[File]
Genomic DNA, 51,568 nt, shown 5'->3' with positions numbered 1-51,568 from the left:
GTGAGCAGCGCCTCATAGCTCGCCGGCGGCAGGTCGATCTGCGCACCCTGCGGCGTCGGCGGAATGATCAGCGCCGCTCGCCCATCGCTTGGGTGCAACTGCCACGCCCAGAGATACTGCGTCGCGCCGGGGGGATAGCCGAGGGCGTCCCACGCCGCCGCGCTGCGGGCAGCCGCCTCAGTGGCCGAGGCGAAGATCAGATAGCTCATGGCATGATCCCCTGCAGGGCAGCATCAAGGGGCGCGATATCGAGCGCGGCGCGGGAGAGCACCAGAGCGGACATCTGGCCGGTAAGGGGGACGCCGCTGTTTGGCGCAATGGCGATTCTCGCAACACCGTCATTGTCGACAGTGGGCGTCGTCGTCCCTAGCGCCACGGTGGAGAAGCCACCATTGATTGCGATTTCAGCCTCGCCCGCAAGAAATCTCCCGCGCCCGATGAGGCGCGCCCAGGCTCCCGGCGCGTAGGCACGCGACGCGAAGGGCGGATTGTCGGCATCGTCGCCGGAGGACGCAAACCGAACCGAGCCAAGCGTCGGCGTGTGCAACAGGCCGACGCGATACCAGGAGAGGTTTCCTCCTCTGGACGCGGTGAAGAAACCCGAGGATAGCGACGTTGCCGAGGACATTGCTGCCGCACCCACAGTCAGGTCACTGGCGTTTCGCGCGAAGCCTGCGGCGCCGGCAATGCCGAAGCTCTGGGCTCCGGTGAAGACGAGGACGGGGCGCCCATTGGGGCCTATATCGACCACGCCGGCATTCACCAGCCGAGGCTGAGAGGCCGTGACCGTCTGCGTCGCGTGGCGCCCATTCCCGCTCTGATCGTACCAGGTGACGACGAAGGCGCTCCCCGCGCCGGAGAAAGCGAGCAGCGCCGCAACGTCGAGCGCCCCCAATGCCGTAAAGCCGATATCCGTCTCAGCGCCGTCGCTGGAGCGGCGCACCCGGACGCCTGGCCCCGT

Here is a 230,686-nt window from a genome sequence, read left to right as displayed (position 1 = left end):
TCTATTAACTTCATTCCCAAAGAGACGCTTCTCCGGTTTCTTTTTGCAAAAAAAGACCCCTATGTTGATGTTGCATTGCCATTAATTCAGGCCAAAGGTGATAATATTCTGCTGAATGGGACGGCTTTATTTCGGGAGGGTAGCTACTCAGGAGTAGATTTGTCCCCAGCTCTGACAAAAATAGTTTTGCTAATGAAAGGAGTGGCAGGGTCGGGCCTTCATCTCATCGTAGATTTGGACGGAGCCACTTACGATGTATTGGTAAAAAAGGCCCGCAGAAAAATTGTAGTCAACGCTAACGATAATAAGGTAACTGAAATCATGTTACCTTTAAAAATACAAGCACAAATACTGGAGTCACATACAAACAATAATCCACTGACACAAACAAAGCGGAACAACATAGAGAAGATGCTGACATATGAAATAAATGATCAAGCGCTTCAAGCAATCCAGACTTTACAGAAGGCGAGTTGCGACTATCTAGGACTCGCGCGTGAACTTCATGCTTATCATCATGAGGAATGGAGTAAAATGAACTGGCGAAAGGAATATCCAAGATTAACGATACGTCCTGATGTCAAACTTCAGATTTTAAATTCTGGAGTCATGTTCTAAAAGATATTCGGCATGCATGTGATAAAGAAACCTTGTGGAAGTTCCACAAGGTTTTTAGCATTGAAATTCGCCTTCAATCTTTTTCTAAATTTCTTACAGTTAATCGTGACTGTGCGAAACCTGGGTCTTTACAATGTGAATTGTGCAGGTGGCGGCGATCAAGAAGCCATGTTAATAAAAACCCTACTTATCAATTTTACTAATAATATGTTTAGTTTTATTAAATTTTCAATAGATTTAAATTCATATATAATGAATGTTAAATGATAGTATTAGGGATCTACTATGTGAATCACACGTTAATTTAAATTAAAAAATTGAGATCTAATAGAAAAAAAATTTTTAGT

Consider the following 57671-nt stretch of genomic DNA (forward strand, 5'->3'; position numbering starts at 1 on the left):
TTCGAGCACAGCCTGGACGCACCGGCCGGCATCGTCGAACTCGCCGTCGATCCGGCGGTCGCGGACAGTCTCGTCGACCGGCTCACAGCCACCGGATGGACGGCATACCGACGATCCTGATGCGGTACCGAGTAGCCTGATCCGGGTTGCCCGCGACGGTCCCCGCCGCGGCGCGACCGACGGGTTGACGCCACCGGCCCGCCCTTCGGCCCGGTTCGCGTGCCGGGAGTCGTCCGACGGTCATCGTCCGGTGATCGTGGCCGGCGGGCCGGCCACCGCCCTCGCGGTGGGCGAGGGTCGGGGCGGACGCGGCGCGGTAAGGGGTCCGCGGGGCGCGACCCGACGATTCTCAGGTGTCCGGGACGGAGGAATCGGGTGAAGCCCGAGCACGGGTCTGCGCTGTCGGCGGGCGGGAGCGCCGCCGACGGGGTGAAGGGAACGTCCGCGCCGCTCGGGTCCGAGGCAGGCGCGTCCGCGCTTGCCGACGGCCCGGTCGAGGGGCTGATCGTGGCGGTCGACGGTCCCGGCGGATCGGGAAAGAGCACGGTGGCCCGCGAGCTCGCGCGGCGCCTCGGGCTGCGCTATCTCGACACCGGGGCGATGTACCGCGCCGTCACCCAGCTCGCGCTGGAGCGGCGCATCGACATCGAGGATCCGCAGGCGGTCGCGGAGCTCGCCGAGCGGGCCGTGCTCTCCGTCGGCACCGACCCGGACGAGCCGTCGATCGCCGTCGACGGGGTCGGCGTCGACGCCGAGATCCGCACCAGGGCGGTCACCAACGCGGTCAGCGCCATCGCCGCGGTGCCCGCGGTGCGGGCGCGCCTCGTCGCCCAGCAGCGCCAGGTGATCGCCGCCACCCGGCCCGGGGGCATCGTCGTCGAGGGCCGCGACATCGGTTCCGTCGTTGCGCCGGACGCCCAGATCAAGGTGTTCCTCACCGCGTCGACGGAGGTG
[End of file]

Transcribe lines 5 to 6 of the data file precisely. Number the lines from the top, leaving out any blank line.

Consider the following 57671-nt stretch of genomic DNA (forward strand, 5'->3'; position numbering starts at 1 on the left):
TTCGAGCACAGCCTGGACGCACCGGCCGGCATCGTCGAACTCGCCGTCGATCCGGCGGTCGCGGACAGTCTCGTCGACCGGCTCACAGCCACCGGATGGACGGCATACCGACGATCCTGATGCGGTACCGAGTAGCCTGATCCGGGTTGCCCGCGACGGTCCCCGCCGCGGCGCGACCGACGGGTTGACGCCACCGGCCCGCCCTTCGGCCCGGTTCGCGTGCCGGGAGTCGTCCGACGGTCATCGTCCGGTGATCGTGGCCGGCGGGCCGGCCACCGCCCTCGCGGTGGGCGAGGGTCGGGGCGGACGCGGCGCGGTAAGGGGTCCGCGGGGCGCGACCCGACGATTCTCAGGTGTCCGGGACGGAGGAATCGGGTGAAGCCCGAGCACGGGTCTGCGCTGTCGGCGGGCGGGAGCGCCGCCGACGGGGTGAAGGGAACGTCCGCGCCGCTCGGGTCCGAGGCAGGCGCGTCCGCGCTTGCCGACGGCCCGGTCGAGGGGCTGATCGTGGCGGTCGACGGTCCCGGCGGATCGGGAAAGAGCACGGTGGCCCGCGAGCTCGCGCGGCGCCTCGGGCTGCGCTATCTCGACACCGGGGCGATGTACCGCGCCGTCACCCAGCTCGCGCTGGAGCGGCGCATCGACATCGAGGATCCGCAGGCGGTCGCGGAGCTCGCCGAGCGGGCCGTGCTCTCCGTCGGCACCGACCCGGACGAGCCGTCGATCGCCGTCGACGGGGTCGGCGTCGACGCCGAGATCCGCACCAGGGCGGTCACCAACGCGGTCAGCGCCATCGCCGCGGTGCCCGCGGTGCGGGCGCGCCTCGTCGCCCAGCAGCGCCAGGTGATCGCCGCCACCCGGCCCGGGGGCATCGTCGTCGAGGGCCGCGACATCGGTTCCGTCGTTGCGCCGGACGCCCAGATCAAGGTGTTCCTCACCGCGTCGACGGAGGTG